Previous results were applied for estimating the AGB in the same area, with the aim of increasing the limited availability of AGB data in maquis systems within the scientific community. Tab. 2 shows the structural characteristics of the areas where the woody stocks were estimated. On average, the AV ranged from 0.18 m3 m-2 to 1.34 m3 m-2 from low to high recolonization degree sites. The AGB of C. monspeliensis inversely decreased with respect to the recolonization degree (Tab. 2), with values ranging from 1.91 to 4.21 Mg d.m. ha-1. An opposite trend was observed both for P. lentiscus (2.83-17.51 Mg d.m. ha-1) and E. dendroides (2.83-28.64 Mg d.m. ha-1), whose AGB values increased from low to high recolonization degree. These results are in accordance with the patterns of vegetation dynamics related to secondary succession models (also conceptualized as vegetation series - [24]), already described for north-western Sardinia ([7]) and for the Asinara National Park ([25], [26], [3], [40]). Due to these succession dynamics, and to the consequent species distribution and structure, the AGB ranged from 7.04 (low recolonization degree) to 48.05 Mg d.m. ha-1 (high recolonization degree - Tab. 3).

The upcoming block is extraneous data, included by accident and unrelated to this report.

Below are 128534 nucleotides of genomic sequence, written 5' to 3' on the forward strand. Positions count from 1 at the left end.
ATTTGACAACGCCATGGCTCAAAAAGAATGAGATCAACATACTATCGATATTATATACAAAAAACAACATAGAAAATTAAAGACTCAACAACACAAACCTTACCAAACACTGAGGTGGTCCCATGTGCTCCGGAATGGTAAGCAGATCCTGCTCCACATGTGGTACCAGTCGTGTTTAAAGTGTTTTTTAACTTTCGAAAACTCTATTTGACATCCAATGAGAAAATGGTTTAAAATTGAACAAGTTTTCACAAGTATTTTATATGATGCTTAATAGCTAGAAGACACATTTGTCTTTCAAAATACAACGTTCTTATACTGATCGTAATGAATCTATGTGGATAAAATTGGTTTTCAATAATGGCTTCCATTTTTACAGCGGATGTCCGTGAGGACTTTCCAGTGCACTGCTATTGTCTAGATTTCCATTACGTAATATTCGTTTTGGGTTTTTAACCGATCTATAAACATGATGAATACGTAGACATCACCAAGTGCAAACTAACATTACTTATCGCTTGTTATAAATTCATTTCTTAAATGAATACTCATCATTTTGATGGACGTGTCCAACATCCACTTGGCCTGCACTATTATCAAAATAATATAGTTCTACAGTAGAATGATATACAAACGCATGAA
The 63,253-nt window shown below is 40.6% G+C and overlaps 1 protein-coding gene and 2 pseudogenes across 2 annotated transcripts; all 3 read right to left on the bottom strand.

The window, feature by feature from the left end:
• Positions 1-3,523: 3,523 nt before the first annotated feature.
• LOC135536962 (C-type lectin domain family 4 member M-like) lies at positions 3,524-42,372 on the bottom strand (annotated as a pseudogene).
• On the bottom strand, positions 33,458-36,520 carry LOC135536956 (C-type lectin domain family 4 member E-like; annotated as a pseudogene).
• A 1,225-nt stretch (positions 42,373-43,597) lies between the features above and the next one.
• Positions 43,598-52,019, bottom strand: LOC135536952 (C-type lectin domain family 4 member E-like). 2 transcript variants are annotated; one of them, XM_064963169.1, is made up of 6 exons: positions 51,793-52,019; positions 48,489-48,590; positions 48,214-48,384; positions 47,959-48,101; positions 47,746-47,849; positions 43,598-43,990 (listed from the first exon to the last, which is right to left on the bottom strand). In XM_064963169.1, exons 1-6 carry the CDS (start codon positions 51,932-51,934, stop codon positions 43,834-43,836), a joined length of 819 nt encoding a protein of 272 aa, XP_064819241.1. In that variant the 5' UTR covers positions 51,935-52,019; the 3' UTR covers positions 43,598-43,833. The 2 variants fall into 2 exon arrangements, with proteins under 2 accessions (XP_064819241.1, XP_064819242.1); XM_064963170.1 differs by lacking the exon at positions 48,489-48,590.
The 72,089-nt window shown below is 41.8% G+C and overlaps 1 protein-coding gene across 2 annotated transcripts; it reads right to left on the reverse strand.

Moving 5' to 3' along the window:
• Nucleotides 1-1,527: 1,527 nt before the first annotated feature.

Tab. 2 - Main structural characteristics of the sampled areas. (AV): apparent volume; (AGB): above-ground biomass); (*): the soil cover is above 100% due to the partial overlapping of the species.
Tab. 3 - Above-ground biomass (AGB), litter and dead wood stock (Mg d.m. ha -1) of the sampled areas.

Results were also compared with findings from a literature survey, even if this comparison may be affected by a certain degree of uncertainty due to different reasons: the reduced size of the surveyed area, the low number of replicates in our analysis, and the high variability in species, structural characteristics, and methodologies used in different studies. Only a few papers reported results related to a single species. For P. lentiscus, Gratani et al. ([29]) found an AGB value ranging from 0.90 to 2.17 Mg d.m. ha-1, while Peressotti et al. ([39]) reported a value of 1.30 Mg d.m. ha-1, lower than our findings. More similar results were reported for P. lentiscus (19.67 Mg d.m. ha-1 - [36]; 5.80 to 9 Mg d.m. ha-1 - [16]). For E. dendroides, Corona et al. ([16]) reported a value ranging from 3.60 to 11.30 Mg d.m. ha-1.